If you’re an older adult or a nature lover, the U.S. Environmental Protection Agency says Scarborough is a great place to live.

The town received a national award Feb. 8 for its commitment to providing housing and activities for senior citizens, while developing land in an environmentally responsible manner. It was one of only five municipalities and organizations in the country to receive the EPA’s 2007 Building Healthy Communities for Active Aging Commitment Award.

Announced in Washington, the awards recognize communities for “outstanding” efforts to support “active aging and responsible development.”

The EPA praised several of Scarborough’s initiatives, such as converting the Bessey School into senior housing, creating a future land use plan that protects rural and open spaces; and establishing the Senior Center Without Walls, a network of programs, services, and partnerships for older residents.

“(Scarborough officials) are making special efforts to address the needs of a growing (senior) population, moreso than most other communities in York and Cumberland counties that we work with,” said Laurence Gross, executive director of the Southern Maine Agency on Aging. “The town has been doing the kinds of things that the EPA was looking to identify, (to) show other towns that it could be done.”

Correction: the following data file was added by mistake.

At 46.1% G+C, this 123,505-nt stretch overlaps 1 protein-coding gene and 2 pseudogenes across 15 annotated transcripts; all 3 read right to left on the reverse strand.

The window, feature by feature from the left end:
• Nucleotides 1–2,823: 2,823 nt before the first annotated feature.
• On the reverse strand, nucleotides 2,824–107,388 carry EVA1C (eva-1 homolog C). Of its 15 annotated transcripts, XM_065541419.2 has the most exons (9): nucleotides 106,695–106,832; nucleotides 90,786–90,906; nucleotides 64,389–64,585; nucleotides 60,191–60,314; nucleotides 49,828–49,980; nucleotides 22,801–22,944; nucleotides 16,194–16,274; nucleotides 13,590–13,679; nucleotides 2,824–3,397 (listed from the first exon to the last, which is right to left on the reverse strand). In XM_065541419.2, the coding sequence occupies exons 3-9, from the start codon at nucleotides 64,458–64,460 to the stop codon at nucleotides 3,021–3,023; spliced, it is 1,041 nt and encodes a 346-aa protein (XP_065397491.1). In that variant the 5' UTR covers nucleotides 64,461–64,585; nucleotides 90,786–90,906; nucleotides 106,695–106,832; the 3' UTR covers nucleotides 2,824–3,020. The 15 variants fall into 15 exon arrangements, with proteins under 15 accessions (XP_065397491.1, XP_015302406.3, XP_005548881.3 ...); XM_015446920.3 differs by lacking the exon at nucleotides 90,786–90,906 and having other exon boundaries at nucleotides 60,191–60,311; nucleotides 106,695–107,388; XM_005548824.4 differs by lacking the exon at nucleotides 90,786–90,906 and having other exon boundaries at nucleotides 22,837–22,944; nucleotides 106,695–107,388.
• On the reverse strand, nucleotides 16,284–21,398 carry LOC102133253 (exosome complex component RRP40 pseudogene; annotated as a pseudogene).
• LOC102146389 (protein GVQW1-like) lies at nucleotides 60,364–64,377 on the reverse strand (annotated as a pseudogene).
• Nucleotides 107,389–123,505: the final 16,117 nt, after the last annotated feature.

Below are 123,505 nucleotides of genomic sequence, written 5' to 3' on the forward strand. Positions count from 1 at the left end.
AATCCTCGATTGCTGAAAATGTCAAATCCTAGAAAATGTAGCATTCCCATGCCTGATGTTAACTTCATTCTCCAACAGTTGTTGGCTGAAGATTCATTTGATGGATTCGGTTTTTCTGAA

Four other organizations and communities where honored for their commitment to healthy aging: Brazos Valley Council of Governments in Texas; Carver County Public Health Division in Minnesota; City of Rogers in Arkansas; and Queen Anne’s County Housing Authority, in Maryland.

In addition, the Atlanta Regional Commission in Georgia and the City of Kirkland in Washington received Achievement Awards for projects that have already been completed.

According to the EPA, about 6,000 of Scarborough’s 18,900 residents are 50 and over – a number that is expected to grow if current trends continue.

“Scarborough is what I’d call a family community,” Town Manager Ron Owens said. “Up until about 10 years ago, seniors probably had family in town. Over the last 10 years, in particular, there has been a growth in older people moving here … Those are the people who do not have family here.”

Those seniors are looking for recreation, activities and housing, he said.

After two referenda to build a senior center failed in recent years, local residents and town officials created the Senior Center Without Walls, which offers programs for seniors either outdoors or in existing, borrowed space in schools, churches and other buildings. A senior service coordinator position was recently created at the municipal offices. And town officials have expressed a commitment to building more senior-friendly housing and infrastructure.

Gross praised town officials, including Owens, and said other Maine towns could learn from Scarborough. From public transportation to parks to programs, muncipaliities can do a lot to improve the quality of life for a growing older population, he said.

“The first thing they need to learn, if they don’t know it already, is that their population is aging rapidly,” he said. “We are the oldest state in the nation … and we are a rapidly aging state.”


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